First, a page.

Duty Free - Articles and news items
Issue 4 2012 • 1 August 2012 • Alan Bork, Commercial Director at Budapest Airport
It makes sense to bring together the central and eastern European travel retail and duty free industry under an umbrella association. Providing the members with a forum to exchange views, build relationships, and find common ground while establishing a united voice that can tackle local and regional issues as they arise. This initiative is already attracting support from key stakeholders who recognise the value it provides in helping to further develop the industry in the region and to guide it to reach its full potential.Although the volume of the duty free and travel retail sector in the region may not be that significant compared to the rest of Europe, one should pay attention to the growth rates in the region. While Europe’s overall share of global duty free sales decreased from 50 per cent in 1998 to 35 per cent in 2010, the Eastern European share increased from 3.7 to 7.6 per cent in the same period.That duty free and travel retail industry plays an important part in the airport sector is an increasingly clear position currently being recognised by all stakeholders including ACI. For most airports, as much as 40 per cent and even up to 60 per cent in some cases of total revenues are generated from non-aviation activity, where duty free and travel retail account for the biggest part.
Issue 3 2012 • 6 June 2012 • Frank O’Connell, President of the European Travel Retail Council (ETRC)
In 2010, the global duty-free and travel retail market recorded net sales of $39 billion1 despite the aviation sector being hit by the economic crisis. Having such a vibrant retail sector while many of the economic indicators are at half-mast should be a source of positivity.Commercial activity is, and will continue to be, one of the principle driving forces behind Europe’s airport industry in the years ahead. In 2010, non-aeronautical revenues, which accounted for 48 per cent of airports’ incomes, grew twice as fast as aeronautical revenues, as airports put greater emphasis on developing their retail activities. This enabled the airports to bring down the costs for airlines and passengers and to finance infrastructure improvements and expansion. The airport commercial sector is now such an important means of generating revenue that vibrant and attractive retail areas are considered by airport operators to be a critical element of their facility modernisation plans.Development prospects for the duty free and travel retail industry are good, both within the EU and outside its borders. In the next 20 years, I expect that our industry will track and indeed outperform the forecast increases in air traffic, with specifically, travellers from Asia and the Middle East representing a major economic potential.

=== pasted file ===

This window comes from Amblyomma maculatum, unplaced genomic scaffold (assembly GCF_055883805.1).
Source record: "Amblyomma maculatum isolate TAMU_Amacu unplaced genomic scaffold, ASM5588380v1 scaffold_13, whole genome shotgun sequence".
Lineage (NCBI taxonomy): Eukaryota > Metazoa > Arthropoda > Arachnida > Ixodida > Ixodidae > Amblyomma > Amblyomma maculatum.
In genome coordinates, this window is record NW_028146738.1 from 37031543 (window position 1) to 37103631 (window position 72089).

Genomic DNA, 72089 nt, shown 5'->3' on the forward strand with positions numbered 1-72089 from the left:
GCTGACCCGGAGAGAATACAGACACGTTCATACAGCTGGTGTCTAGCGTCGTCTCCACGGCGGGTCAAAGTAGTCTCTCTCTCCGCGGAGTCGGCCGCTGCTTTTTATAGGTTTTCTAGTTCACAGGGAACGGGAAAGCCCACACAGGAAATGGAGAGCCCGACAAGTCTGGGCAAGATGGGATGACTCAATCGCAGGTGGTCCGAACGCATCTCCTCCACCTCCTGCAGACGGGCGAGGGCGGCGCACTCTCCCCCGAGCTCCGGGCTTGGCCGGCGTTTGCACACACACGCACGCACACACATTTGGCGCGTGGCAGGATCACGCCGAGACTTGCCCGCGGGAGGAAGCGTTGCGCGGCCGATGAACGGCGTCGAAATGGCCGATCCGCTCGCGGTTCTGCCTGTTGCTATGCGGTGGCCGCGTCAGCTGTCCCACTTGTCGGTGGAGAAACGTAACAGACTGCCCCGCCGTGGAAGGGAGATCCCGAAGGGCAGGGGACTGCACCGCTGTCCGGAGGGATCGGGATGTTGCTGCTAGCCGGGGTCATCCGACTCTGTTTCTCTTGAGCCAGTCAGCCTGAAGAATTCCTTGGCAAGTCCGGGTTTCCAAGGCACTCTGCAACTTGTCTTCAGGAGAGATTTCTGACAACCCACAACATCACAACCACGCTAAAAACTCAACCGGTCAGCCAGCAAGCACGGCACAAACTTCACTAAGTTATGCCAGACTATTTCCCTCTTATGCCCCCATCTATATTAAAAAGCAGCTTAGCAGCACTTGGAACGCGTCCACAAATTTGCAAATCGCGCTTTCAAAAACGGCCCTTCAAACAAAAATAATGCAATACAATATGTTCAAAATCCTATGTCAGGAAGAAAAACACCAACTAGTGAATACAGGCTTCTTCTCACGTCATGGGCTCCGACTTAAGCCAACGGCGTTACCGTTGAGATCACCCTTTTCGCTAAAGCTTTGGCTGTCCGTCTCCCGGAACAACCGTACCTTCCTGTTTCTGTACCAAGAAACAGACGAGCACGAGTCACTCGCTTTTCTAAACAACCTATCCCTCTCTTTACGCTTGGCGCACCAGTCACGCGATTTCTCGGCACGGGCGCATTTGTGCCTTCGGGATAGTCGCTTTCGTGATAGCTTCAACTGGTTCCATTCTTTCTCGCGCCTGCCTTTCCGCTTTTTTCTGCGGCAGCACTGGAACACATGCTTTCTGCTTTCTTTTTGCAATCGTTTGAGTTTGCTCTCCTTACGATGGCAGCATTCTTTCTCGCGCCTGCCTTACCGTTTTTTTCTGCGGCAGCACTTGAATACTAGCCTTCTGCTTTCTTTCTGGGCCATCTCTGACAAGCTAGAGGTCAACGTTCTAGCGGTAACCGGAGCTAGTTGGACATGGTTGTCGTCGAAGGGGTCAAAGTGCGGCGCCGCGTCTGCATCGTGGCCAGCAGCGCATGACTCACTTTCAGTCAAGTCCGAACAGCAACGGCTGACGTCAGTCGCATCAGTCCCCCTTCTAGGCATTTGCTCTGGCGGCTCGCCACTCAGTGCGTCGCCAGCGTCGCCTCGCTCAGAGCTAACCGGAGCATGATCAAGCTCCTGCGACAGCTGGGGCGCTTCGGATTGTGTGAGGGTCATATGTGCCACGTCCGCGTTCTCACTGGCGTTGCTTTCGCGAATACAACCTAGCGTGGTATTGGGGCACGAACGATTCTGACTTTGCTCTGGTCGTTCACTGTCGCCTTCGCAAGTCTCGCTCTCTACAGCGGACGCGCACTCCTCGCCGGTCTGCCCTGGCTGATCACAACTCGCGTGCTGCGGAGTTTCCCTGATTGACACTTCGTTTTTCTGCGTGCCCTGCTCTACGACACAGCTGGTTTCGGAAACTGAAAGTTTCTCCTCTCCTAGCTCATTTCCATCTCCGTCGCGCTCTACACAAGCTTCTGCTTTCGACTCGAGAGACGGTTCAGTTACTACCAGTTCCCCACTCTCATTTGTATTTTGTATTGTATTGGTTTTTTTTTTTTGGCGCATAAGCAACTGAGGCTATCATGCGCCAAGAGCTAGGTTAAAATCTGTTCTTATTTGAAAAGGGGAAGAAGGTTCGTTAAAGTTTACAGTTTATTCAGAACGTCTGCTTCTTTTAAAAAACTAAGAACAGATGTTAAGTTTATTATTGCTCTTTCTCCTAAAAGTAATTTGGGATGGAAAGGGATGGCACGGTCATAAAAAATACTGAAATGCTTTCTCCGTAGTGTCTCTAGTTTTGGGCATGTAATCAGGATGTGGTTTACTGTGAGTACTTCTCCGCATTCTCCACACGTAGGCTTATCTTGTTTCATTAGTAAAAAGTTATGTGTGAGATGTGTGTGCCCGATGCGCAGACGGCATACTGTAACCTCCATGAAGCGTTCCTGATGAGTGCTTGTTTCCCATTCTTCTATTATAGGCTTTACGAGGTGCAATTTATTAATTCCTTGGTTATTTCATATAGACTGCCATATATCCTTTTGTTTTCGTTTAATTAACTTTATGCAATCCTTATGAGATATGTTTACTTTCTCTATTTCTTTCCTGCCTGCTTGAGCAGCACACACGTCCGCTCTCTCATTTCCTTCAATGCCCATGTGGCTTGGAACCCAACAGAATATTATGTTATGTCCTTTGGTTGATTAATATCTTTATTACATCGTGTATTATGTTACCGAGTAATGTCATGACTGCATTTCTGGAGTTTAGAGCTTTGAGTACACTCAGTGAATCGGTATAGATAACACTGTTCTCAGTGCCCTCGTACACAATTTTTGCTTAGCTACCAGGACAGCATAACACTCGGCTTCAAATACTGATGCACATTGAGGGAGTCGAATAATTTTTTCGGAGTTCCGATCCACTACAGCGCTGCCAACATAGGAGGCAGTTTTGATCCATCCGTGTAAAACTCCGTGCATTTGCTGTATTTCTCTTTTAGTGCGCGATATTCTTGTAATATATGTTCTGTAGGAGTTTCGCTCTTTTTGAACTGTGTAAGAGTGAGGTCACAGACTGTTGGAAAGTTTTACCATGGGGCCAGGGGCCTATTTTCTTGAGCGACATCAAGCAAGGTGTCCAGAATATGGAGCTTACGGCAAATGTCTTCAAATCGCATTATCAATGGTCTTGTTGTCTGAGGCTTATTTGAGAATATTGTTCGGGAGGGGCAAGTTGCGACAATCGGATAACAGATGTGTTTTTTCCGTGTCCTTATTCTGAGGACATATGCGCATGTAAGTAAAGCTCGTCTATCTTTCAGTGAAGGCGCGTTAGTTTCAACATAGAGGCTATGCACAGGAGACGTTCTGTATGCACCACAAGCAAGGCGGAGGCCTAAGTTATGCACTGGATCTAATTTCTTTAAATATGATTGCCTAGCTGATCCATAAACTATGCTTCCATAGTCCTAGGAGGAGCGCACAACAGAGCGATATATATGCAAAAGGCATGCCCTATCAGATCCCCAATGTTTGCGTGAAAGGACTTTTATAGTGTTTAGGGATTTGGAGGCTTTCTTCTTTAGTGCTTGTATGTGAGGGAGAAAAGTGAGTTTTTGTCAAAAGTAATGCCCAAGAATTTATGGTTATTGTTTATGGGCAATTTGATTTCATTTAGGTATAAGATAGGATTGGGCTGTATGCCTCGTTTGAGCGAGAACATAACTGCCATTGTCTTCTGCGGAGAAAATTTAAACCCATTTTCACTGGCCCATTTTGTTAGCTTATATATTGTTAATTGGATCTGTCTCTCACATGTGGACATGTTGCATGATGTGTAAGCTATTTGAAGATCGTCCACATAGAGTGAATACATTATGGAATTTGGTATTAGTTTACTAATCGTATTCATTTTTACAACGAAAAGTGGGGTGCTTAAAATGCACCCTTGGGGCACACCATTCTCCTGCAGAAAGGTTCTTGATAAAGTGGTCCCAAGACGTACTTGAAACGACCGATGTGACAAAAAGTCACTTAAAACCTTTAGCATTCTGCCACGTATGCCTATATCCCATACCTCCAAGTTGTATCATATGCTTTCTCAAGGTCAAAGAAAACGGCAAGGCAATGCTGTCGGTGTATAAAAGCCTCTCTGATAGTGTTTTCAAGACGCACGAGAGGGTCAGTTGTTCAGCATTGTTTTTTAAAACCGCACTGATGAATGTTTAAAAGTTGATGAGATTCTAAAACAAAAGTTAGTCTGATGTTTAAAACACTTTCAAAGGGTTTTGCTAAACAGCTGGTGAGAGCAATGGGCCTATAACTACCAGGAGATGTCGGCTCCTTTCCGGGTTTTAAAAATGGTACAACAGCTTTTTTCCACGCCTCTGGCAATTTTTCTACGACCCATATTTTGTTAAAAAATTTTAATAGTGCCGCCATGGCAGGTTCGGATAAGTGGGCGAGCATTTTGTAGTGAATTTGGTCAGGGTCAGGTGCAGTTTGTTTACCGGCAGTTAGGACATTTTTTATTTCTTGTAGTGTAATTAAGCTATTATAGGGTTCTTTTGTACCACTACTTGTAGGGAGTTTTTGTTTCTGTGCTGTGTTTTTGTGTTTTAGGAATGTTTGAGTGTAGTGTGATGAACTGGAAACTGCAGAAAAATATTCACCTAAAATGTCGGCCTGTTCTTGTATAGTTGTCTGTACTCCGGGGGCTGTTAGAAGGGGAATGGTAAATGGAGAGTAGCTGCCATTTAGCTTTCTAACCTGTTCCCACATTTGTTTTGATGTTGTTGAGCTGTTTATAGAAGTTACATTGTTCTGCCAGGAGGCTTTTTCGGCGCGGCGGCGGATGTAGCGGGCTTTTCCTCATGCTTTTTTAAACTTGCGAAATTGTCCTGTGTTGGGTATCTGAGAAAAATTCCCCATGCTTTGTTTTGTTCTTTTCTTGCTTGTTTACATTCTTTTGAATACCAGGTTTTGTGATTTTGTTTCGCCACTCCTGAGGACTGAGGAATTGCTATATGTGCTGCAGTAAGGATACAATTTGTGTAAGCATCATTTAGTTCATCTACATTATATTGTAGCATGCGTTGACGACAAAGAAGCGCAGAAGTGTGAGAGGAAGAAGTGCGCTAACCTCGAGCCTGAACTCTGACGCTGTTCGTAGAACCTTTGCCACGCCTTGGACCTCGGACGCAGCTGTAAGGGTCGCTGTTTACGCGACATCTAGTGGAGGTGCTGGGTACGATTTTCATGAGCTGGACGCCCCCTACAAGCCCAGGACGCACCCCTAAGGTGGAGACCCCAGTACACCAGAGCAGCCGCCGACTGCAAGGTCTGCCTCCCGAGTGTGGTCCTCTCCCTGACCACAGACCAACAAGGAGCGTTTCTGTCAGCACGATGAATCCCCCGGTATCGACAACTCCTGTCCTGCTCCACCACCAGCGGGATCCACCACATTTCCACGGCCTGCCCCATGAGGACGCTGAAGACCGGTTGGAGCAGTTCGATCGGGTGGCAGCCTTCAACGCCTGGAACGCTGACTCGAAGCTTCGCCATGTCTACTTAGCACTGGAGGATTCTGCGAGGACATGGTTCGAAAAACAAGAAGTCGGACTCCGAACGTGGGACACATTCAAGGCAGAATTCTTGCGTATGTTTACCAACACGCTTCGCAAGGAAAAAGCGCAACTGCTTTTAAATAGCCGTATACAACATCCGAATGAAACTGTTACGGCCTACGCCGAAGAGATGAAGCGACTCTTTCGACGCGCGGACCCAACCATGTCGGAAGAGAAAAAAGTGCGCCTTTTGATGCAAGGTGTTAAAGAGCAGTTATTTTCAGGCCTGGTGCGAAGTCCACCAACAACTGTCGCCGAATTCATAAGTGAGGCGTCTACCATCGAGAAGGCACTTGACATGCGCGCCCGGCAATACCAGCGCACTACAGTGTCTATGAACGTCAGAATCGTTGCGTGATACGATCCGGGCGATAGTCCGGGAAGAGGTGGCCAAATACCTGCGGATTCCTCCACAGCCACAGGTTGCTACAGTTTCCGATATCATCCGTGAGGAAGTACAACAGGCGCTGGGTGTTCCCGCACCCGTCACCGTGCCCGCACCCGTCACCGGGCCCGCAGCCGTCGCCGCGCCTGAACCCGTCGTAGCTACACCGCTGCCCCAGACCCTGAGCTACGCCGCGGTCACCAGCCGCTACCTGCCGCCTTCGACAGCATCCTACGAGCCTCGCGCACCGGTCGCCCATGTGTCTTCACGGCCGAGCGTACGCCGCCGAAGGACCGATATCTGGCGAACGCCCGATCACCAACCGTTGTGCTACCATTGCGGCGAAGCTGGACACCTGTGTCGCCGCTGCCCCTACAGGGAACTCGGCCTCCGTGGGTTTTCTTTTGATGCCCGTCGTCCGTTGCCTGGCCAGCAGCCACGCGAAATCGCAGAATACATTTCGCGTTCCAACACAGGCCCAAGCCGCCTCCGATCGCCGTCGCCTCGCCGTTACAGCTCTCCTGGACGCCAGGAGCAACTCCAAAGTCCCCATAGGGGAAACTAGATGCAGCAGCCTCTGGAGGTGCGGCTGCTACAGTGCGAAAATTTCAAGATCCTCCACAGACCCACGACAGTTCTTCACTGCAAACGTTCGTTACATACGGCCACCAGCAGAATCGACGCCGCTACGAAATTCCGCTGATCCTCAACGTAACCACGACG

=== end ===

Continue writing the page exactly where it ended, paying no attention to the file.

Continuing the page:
Issue 2 2011 • 11 April 2011 • Keith Spinks, Secretary General, European Travel Retail Council
The flying public have experienced huge changes in the air travel experience over the course of the last two decades. Most of those changes have been beneficial and welcomed by passengers such as improved facilities and lower prices. Other changes have been less accommodating, such as the introduction of charges for checking in luggage.The introduction of these charges has proved very lucrative for airlines, particularly low cost carriers. By unbundling the travelling experience and charging for each constituent part, low cost carriers can offer headline lowcost fares and supplement their revenues with the additional charges.